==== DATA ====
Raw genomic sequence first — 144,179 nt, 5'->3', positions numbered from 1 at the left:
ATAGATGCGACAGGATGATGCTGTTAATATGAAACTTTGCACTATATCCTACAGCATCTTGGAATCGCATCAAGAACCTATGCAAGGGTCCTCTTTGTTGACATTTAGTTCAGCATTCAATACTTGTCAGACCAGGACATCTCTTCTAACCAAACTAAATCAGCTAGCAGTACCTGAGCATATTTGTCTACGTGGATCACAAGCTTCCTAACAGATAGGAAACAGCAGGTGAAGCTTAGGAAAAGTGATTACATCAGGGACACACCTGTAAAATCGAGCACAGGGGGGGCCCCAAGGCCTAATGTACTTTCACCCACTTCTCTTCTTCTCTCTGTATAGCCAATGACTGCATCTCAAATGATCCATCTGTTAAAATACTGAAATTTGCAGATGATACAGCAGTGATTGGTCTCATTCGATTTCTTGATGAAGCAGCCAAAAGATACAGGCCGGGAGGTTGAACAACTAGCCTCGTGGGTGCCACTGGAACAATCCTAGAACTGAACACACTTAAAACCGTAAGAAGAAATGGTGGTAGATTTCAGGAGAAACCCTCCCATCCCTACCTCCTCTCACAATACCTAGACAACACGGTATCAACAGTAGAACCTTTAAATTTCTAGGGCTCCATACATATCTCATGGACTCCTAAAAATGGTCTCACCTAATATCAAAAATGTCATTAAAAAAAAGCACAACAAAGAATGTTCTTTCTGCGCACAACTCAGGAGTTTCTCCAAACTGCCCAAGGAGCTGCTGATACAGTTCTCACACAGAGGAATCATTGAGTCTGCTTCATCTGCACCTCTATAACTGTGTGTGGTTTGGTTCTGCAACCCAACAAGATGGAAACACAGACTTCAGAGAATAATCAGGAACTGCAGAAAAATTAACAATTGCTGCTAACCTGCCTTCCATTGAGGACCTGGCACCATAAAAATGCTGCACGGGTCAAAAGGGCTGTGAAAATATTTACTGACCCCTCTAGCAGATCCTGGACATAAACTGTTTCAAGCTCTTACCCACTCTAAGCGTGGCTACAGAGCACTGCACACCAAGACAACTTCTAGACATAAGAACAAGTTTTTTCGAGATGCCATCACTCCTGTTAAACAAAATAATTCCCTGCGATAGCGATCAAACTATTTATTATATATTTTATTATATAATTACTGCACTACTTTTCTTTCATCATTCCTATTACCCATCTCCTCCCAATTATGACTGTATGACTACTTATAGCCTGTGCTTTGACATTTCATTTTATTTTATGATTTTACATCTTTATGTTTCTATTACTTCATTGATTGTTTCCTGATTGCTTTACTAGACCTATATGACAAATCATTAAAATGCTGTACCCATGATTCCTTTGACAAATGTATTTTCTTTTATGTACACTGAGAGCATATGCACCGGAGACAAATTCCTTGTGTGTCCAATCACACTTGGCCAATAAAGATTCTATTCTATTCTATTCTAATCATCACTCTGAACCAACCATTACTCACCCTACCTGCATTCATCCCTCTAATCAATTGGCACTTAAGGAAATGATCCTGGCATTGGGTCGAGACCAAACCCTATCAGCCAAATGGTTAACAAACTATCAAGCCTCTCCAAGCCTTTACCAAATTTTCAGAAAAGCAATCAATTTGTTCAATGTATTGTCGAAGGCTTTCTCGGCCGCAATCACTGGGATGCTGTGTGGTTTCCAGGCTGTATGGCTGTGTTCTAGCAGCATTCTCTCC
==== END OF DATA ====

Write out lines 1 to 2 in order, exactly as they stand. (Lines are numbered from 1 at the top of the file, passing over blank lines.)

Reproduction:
Raw genomic sequence first — 144,179 nt, 5'->3', positions numbered from 1 at the left:
ATAGATGCGACAGGATGATGCTGTTAATATGAAACTTTGCACTATATCCTACAGCATCTTGGAATCGCATCAAGAACCTATGCAAGGGTCCTCTTTGTTGACATTTAGTTCAGCATTCAATACTTGTCAGACCAGGACATCTCTTCTAACCAAACTAAATCAGCTAGCAGTACCTGAGCATATTTGTCTACGTGGATCACAAGCTTCCTAACAGATAGGAAACAGCAGGTGAAGCTTAGGAAAAGTGATTACATCAGGGACACACCTGTAAAATCGAGCACAGGGGGGGCCCCAAGGCCTAATGTACTTTCACCCACTTCTCTTCTTCTCTCTGTATAGCCAATGACTGCATCTCAAATGATCCATCTGTTAAAATACTGAAATTTGCAGATGATACAGCAGTGATTGGTCTCATTCGATTTCTTGATGAAGCAGCCAAAAGATACAGGCCGGGAGGTTGAACAACTAGCCTCGTGGGTGCCACTGGAACAATCCTAGAACTGAACACACTTAAAACCGTAAGAAGAAATGGTGGTAGATTTCAGGAGAAACCCTCCCATCCCTACCTCCTCTCACAATACCTAGACAACACGGTATCAACAGTAGAACCTTTAAATTTCTAGGGCTCCATACATATCTCATGGACTCCTAAAAATGGTCTCACCTAATATCAAAAATGTCATTAAAAAAAAGCACAACAAAGAATGTTCTTTCTGCGCACAACTCAGGAGTTTCTCCAAACTGCCCAAGGAGCTGCTGATACAGTTCTCACACAGAGGAATCATTGAGTCTGCTTCATCTGCACCTCTATAACTGTGTGTGGTTTGGTTCTGCAACCCAACAAGATGGAAACACAGACTTCAGAGAATAATCAGGAACTGCAGAAAAATTAACAATTGCTGCTAACCTGCCTTCCATTGAGGACCTGGCACCATAAAAATGCTGCACGGGTCAAAAGGGCTGTGAAAATATTTACTGACCCCTCTAGCAGATCCTGGACATAAACTGTTTCAAGCTCTTACCCACTCTAAGCGTGGCTACAGAGCACTGCACACCAAGACAACTTCTAGACATAAGAACAAGTTTTTTCGAGATGCCATCACTCCTGTTAAACAAAATAATTCCCTGCGATAGCGATCAAACTATTTATTATATATTTTATTATATAATTACTGCACTACTTTTCTTTCATCATTCCTATTACCCATCTCCTCCCAATTATGACTGTATGACTACTTATAGCCTGTGCTTTGACATTTCATTTTATTTTATGATTTTACATCTTTATGTTTCTATTACTTCATTGATTGTTTCCTGATTGCTTTACTAGACCTATATGACAAATCATTAAAATGCTGTACCCATGATTCCTTTGACAAATGTATTTTCTTTTATGTACACTGAGAGCATATGCACCGGAGACAAATTCCTTGTGTGTCCAATCACACTTGGCCAATAAAGATTCTATTCTATTCTATTCTAATCATCACTCTGAACCAACCATTACTCACCCTACCTGCATTCATCCCTCTAATCAATTGGCACTTAAGGAAATGATCCTGGCATTGGGTCGAGACCAAACCCTATCAGCCAAATGGTTAACAAACTATCAAGCCTCTCCAAGCCTTTACCAAATTTTCAGAAAAGCAATCAATTTGTTCAATGTATTGTCGAAGGCTTTCTCGGCCGCAATCACTGGGATGCTGTGTGGTTTCCAGGCTGTATGGCTGTGTTCTAGCAGCATTCTCTCC